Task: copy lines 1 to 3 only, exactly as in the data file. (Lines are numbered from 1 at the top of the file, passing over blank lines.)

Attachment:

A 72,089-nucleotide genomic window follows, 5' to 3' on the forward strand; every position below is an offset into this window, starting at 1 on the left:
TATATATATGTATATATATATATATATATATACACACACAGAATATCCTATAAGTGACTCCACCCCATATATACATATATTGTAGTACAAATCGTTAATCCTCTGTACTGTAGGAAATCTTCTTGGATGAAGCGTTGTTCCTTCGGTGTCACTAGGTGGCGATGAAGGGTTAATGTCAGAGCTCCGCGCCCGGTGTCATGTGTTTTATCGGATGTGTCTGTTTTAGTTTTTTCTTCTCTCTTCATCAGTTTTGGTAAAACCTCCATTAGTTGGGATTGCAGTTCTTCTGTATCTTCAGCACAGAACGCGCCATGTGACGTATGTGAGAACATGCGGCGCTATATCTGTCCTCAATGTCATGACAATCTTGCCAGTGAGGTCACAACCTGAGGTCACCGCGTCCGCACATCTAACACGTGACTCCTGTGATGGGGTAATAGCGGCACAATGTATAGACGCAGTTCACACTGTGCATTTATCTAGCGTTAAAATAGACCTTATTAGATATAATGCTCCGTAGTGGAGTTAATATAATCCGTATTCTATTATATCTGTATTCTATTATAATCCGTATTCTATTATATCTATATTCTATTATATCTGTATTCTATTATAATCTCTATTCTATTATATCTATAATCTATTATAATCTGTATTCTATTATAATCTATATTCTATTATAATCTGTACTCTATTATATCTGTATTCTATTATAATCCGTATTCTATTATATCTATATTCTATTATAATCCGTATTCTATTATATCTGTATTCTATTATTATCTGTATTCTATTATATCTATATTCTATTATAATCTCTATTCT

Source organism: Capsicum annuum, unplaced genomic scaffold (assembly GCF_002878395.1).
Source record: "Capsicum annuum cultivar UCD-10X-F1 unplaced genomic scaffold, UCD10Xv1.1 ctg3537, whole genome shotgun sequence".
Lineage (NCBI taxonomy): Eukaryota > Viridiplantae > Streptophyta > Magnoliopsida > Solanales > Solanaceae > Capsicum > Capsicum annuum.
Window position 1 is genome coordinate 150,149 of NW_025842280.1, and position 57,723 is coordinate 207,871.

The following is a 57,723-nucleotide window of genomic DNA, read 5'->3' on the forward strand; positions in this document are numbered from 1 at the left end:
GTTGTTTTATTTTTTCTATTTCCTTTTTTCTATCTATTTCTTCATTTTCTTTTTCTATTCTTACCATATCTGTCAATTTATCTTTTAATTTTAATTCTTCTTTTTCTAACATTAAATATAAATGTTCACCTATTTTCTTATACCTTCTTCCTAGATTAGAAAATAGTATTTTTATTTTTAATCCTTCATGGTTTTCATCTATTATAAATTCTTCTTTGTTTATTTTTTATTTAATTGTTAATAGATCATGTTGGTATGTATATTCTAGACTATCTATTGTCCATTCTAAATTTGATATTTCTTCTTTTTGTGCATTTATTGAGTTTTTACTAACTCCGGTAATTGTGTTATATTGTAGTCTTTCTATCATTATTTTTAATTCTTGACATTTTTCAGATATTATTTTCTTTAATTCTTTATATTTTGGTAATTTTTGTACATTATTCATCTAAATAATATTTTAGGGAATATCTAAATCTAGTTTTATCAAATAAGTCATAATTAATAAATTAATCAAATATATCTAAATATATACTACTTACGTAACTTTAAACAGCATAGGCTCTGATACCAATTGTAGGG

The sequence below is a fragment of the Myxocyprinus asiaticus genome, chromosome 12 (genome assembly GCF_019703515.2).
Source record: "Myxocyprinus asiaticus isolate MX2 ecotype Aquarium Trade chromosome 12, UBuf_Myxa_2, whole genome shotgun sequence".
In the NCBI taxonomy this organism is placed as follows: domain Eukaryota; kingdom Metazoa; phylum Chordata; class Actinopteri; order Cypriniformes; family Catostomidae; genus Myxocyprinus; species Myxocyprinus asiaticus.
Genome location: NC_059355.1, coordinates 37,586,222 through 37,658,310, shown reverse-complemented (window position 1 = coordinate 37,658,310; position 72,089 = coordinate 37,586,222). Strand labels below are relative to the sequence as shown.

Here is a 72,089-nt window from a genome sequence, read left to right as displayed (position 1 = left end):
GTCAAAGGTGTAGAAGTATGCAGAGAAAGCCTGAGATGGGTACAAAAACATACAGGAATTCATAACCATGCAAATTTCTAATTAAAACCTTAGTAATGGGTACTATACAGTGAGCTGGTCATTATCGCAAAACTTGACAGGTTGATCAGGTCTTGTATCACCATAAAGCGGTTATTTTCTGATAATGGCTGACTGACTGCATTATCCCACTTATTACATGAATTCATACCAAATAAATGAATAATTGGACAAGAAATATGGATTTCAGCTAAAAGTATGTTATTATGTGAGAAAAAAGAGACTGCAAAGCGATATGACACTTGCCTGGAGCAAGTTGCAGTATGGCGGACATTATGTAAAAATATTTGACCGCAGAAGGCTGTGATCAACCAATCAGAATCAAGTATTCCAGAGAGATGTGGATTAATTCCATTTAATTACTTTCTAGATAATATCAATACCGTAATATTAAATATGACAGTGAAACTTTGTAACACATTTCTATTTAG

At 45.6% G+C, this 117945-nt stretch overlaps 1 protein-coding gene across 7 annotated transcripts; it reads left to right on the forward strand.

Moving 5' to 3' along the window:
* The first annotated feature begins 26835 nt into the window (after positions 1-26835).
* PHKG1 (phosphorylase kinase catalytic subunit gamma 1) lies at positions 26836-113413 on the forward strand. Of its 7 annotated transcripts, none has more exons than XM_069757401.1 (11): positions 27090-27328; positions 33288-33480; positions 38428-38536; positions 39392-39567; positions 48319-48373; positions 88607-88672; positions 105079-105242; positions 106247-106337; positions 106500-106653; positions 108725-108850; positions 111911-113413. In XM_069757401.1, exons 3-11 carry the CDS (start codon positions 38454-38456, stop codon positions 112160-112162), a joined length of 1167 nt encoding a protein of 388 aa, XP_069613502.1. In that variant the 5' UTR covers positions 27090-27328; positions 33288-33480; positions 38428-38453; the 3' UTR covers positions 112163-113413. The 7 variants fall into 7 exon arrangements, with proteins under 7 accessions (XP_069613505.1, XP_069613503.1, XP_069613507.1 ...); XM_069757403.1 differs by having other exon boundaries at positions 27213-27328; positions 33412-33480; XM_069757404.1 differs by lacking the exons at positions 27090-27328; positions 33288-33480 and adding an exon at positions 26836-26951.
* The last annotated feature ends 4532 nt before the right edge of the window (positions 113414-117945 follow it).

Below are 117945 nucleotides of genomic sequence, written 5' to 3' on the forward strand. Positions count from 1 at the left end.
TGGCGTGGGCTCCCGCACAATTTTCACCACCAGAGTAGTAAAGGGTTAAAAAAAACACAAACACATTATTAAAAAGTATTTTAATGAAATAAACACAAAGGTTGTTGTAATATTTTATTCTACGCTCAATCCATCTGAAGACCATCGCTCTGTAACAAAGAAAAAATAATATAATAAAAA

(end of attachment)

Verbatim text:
A 72,089-nucleotide genomic window follows, 5' to 3' on the forward strand; every position below is an offset into this window, starting at 1 on the left:
TATATATATGTATATATATATATATATATATACACACACAGAATATCCTATAAGTGACTCCACCCCATATATACATATATTGTAGTACAAATCGTTAATCCTCTGTACTGTAGGAAATCTTCTTGGATGAAGCGTTGTTCCTTCGGTGTCACTAGGTGGCGATGAAGGGTTAATGTCAGAGCTCCGCGCCCGGTGTCATGTGTTTTATCGGATGTGTCTGTTTTAGTTTTTTCTTCTCTCTTCATCAGTTTTGGTAAAACCTCCATTAGTTGGGATTGCAGTTCTTCTGTATCTTCAGCACAGAACGCGCCATGTGACGTATGTGAGAACATGCGGCGCTATATCTGTCCTCAATGTCATGACAATCTTGCCAGTGAGGTCACAACCTGAGGTCACCGCGTCCGCACATCTAACACGTGACTCCTGTGATGGGGTAATAGCGGCACAATGTATAGACGCAGTTCACACTGTGCATTTATCTAGCGTTAAAATAGACCTTATTAGATATAATGCTCCGTAGTGGAGTTAATATAATCCGTATTCTATTATATCTGTATTCTATTATAATCCGTATTCTATTATATCTATATTCTATTATATCTGTATTCTATTATAATCTCTATTCTATTATATCTATAATCTATTATAATCTGTATTCTATTATAATCTATATTCTATTATAATCTGTACTCTATTATATCTGTATTCTATTATAATCCGTATTCTATTATATCTATATTCTATTATAATCCGTATTCTATTATATCTGTATTCTATTATTATCTGTATTCTATTATATCTATATTCTATTATAATCTCTATTCT

Source organism: Capsicum annuum, unplaced genomic scaffold (assembly GCF_002878395.1).